I am a human being, and so–I presume–are all of you reading this. And you know what? I have a very wide range of interests and opinions, and I imagine you do as well. I think we ALL do. And while some topics may be more serious than others, I don’t see any reason at all why we should all force ourselves to sit gloomily around, staring at each other and occasionally talking about unemployment.

We NEED diversions. We NEED things to remind us that life goes on. That the world is more than just a vale of tears and misery. There’s good things, too, like high heels and french fries and great books and silver nail polish and action movies where the good guys always win and comedies where you laugh so hard tears roll down your cheeks and music and beer and fast cars and…any one of thousands of other things. That things might be bad now, but that doesn’t mean they’re never going to get better–and that maybe they’re not as bad as we think. We need to remember that even in the midst of tragedy, one of the amazing things about being human is our ability to feel complex emotions; we can laugh through tears, or wear a bittersweet smile. We are perfectly capable of discussing many things, of feeling and thinking many things, all at once.

We’re not one-note beings. And there is nothing in the world wrong with that, just like there is nothing in the world wrong with visiting Go Fug Yourself for some diversion from the misery we see on the news. Just like there is nothing wrong with trading gossip with friends because it’s fun and we need a little break; something to take our mind off our problems.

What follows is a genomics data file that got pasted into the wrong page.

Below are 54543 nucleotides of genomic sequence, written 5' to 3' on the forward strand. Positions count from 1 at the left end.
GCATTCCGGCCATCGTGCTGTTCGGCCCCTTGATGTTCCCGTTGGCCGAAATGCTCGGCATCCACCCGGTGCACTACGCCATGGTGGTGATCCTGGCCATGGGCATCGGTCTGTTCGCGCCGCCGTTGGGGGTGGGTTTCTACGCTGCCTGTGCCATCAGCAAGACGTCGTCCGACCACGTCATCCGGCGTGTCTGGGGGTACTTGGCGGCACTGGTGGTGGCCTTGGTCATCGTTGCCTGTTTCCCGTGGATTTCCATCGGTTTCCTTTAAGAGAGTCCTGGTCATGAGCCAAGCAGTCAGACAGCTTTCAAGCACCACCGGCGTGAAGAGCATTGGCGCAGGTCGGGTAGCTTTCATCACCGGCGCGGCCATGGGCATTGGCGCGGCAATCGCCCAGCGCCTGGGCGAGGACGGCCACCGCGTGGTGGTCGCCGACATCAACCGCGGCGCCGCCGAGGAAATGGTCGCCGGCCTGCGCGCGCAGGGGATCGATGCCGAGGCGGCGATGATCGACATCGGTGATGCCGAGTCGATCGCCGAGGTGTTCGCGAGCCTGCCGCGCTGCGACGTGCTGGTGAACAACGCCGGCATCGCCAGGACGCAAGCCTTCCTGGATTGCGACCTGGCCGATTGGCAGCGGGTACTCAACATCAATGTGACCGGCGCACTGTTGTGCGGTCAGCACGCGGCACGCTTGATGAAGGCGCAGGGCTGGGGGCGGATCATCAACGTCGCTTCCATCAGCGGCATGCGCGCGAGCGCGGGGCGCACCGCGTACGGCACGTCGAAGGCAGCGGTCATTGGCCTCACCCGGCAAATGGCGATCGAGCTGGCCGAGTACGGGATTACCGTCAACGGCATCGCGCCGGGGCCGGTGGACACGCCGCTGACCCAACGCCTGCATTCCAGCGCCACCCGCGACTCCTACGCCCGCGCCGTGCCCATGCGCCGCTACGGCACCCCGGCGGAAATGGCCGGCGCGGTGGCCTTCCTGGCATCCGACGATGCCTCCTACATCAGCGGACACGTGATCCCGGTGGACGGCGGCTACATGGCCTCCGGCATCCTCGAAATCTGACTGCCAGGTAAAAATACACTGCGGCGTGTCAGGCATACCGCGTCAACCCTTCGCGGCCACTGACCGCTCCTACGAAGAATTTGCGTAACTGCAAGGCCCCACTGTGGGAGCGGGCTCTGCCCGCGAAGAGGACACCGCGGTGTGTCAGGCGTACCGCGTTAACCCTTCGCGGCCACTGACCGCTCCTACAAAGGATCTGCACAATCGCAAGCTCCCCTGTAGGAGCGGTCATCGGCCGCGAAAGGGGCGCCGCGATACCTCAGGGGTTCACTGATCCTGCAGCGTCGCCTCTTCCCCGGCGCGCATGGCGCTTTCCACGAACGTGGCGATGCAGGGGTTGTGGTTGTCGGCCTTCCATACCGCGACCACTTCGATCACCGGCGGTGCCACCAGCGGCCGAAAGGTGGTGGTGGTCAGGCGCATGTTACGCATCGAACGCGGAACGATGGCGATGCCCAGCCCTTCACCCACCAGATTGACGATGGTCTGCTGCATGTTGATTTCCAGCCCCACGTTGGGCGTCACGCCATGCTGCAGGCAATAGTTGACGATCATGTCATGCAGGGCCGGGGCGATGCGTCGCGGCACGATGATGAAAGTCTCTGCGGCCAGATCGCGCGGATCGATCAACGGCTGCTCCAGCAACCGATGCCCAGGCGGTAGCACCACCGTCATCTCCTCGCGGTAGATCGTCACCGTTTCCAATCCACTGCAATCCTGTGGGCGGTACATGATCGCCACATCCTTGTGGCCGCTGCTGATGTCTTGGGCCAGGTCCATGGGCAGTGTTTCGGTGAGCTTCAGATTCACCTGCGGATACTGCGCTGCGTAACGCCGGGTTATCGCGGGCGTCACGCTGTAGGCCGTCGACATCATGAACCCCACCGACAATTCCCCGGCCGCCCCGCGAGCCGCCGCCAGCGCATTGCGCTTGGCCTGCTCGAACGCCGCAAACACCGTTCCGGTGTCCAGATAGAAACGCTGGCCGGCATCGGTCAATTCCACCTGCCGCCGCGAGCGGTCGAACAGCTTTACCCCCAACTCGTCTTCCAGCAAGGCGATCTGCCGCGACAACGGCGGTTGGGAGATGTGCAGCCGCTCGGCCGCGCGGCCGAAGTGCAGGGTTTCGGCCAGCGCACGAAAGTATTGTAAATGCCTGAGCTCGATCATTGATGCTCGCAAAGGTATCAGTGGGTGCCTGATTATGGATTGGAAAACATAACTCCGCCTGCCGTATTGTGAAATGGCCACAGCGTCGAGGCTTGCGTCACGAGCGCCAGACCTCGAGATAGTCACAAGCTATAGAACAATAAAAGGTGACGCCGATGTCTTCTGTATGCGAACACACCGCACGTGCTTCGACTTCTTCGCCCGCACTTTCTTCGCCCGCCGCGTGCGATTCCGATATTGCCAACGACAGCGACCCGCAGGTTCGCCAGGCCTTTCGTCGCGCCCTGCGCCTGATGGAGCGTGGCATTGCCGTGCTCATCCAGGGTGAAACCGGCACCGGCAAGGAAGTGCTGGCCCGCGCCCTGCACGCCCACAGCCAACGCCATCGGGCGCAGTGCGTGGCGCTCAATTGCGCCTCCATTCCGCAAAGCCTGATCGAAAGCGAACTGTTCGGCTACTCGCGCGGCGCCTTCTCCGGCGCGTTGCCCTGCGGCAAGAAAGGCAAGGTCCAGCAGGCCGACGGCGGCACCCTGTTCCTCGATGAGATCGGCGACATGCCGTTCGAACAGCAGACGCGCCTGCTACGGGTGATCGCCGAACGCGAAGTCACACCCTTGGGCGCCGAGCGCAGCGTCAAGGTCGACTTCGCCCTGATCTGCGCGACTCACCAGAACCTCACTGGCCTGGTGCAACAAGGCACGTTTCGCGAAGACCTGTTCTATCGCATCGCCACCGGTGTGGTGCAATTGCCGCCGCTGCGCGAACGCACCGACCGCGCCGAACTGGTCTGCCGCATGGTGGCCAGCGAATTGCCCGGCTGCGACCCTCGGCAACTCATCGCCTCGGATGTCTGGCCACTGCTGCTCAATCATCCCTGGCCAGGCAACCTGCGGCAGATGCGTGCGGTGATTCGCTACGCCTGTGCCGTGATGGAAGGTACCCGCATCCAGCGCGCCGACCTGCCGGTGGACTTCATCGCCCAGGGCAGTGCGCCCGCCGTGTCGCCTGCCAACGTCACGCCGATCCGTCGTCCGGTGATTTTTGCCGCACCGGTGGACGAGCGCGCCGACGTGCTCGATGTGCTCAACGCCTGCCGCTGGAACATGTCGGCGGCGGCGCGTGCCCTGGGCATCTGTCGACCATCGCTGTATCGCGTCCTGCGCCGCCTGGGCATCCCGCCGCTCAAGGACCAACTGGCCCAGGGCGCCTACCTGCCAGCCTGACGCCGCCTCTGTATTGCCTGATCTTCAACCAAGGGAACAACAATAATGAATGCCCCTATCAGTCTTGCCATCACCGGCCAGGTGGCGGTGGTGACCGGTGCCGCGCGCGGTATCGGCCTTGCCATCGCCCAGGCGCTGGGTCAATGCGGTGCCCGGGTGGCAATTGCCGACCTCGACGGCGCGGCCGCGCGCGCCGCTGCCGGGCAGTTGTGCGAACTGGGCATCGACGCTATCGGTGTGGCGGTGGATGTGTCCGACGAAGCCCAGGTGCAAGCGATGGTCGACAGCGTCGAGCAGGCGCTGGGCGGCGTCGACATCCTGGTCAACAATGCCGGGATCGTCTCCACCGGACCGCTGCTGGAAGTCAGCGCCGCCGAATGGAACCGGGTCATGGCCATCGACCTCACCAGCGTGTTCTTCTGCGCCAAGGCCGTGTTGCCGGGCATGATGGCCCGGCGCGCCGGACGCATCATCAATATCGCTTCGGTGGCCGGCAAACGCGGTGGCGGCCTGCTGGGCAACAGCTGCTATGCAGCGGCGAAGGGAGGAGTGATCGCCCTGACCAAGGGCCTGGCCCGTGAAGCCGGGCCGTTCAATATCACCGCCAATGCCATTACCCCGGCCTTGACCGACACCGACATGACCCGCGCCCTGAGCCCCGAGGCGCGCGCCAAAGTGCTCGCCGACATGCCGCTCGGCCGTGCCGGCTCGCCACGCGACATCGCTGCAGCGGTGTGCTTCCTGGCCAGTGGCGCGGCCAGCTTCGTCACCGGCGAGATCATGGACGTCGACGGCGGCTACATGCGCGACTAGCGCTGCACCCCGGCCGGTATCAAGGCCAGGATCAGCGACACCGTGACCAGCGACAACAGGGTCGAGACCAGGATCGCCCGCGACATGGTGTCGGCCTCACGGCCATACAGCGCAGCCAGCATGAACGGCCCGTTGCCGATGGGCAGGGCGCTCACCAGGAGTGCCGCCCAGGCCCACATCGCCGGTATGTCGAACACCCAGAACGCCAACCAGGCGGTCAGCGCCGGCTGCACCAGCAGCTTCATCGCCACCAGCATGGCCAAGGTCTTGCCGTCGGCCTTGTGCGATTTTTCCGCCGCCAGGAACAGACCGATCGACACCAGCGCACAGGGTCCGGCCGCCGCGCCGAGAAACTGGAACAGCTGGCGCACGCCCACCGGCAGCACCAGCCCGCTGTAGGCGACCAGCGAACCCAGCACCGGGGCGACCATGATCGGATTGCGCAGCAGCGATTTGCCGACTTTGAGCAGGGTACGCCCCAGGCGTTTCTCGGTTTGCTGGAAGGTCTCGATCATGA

Just like there is absolutely nothing wrong with being thankful today, even as we spare a thought for the victims in Mubai and their families. And there is nothing wrong with sitting down to a big feast today. There is nothing wrong with planning to go shopping tomorrow to take advantage of all those sales.

Because we need the break. We need the relaxation. We need the comfort of having our families and friends close to us. We need a laugh. We need to remember that in the midst of the bad, there is good, and that we can still laugh and talk and smile; our hearts can still lift, our heads can still clear, and above all, there is still hope in the world.

Because life goes on. And quite frankly, if you don’t know that…maybe you’re not as clever as you think.

11 comments to “Don’t you have anything better to do?”

  1. laughingwolf
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    1
    · November 27th, 2008 at 11:02 am · Link

    amen to all, sistah dee

    hugglees n slobbersnuffs

    and a blessed thanksgiving to you and yours….



  2. writtenwyrdd
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    2
    · November 27th, 2008 at 11:10 am · Link

    Fifteen pounds is a beheamouth? You obviously don’t LIKE turkey, do you? 😉 I try to find a 25-pounder, and was most annoyed I could only find thirteen pound birds this year. I can’t get enough turkey, and cook them several times per year.

    Hope you are having a fun one, December!



  3. Seeley deBorn
    Comment
    3
    · November 27th, 2008 at 11:36 am · Link

    You mean there’s shit going on outside my happy little world of laptops and homemade Christmas cards?

    Huh.

    Who knew.



  4. December/Stacia
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    4
    · November 27th, 2008 at 2:09 pm · Link

    Thanks, Laughingwolf, you too! {{{hugs}}}

    Well, Written, it is only hubs and me eating, really…but actually? No. I don’t really like turkey. I eat it on Thanksgiving because it’s traditional and I don’t hate it, but…I’m not really a fan. I’m not really a fan of any poultry, actually. Chicken is okay but I prefer beef. Oh, and I almost never eat leftovers, either. So… :-) I’d send you mine if I could!

    Lol Seeley, I know the feeling! :-)



  5. Lynne Connolly
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    5
    · November 28th, 2008 at 7:09 am · Link

    Being British we don’t celebrate Thanksgiving, although every year we get asked why not (what’s with that?)